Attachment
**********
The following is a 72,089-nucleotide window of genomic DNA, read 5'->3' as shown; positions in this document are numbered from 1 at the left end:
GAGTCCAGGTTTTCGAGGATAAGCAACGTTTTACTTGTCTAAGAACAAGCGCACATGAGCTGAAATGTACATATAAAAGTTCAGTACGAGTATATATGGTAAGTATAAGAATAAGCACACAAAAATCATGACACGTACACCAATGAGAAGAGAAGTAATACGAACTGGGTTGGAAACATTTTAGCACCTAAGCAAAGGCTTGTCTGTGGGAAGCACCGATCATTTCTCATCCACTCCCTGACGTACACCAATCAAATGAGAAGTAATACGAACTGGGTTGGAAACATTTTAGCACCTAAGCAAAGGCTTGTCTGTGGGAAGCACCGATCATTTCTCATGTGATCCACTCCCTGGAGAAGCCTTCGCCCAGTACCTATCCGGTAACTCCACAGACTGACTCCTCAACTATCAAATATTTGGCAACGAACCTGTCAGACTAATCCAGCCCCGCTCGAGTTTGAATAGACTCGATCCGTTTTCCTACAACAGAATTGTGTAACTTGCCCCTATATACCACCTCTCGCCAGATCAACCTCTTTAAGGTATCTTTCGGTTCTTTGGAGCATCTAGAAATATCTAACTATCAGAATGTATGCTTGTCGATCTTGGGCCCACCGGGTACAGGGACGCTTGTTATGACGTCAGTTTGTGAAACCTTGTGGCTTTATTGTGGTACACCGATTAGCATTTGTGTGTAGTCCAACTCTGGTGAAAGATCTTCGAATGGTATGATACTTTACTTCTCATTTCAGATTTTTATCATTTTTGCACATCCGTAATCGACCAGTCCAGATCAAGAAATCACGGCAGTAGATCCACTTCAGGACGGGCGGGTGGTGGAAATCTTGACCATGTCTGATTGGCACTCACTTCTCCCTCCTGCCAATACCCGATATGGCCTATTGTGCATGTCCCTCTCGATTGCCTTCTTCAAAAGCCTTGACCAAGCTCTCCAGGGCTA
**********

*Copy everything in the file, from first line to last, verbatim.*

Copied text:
The following is a 72,089-nucleotide window of genomic DNA, read 5'->3' as shown; positions in this document are numbered from 1 at the left end:
GAGTCCAGGTTTTCGAGGATAAGCAACGTTTTACTTGTCTAAGAACAAGCGCACATGAGCTGAAATGTACATATAAAAGTTCAGTACGAGTATATATGGTAAGTATAAGAATAAGCACACAAAAATCATGACACGTACACCAATGAGAAGAGAAGTAATACGAACTGGGTTGGAAACATTTTAGCACCTAAGCAAAGGCTTGTCTGTGGGAAGCACCGATCATTTCTCATCCACTCCCTGACGTACACCAATCAAATGAGAAGTAATACGAACTGGGTTGGAAACATTTTAGCACCTAAGCAAAGGCTTGTCTGTGGGAAGCACCGATCATTTCTCATGTGATCCACTCCCTGGAGAAGCCTTCGCCCAGTACCTATCCGGTAACTCCACAGACTGACTCCTCAACTATCAAATATTTGGCAACGAACCTGTCAGACTAATCCAGCCCCGCTCGAGTTTGAATAGACTCGATCCGTTTTCCTACAACAGAATTGTGTAACTTGCCCCTATATACCACCTCTCGCCAGATCAACCTCTTTAAGGTATCTTTCGGTTCTTTGGAGCATCTAGAAATATCTAACTATCAGAATGTATGCTTGTCGATCTTGGGCCCACCGGGTACAGGGACGCTTGTTATGACGTCAGTTTGTGAAACCTTGTGGCTTTATTGTGGTACACCGATTAGCATTTGTGTGTAGTCCAACTCTGGTGAAAGATCTTCGAATGGTATGATACTTTACTTCTCATTTCAGATTTTTATCATTTTTGCACATCCGTAATCGACCAGTCCAGATCAAGAAATCACGGCAGTAGATCCACTTCAGGACGGGCGGGTGGTGGAAATCTTGACCATGTCTGATTGGCACTCACTTCTCCCTCCTGCCAATACCCGATATGGCCTATTGTGCATGTCCCTCTCGATTGCCTTCTTCAAAAGCCTTGACCAAGCTCTCCAGGGCTA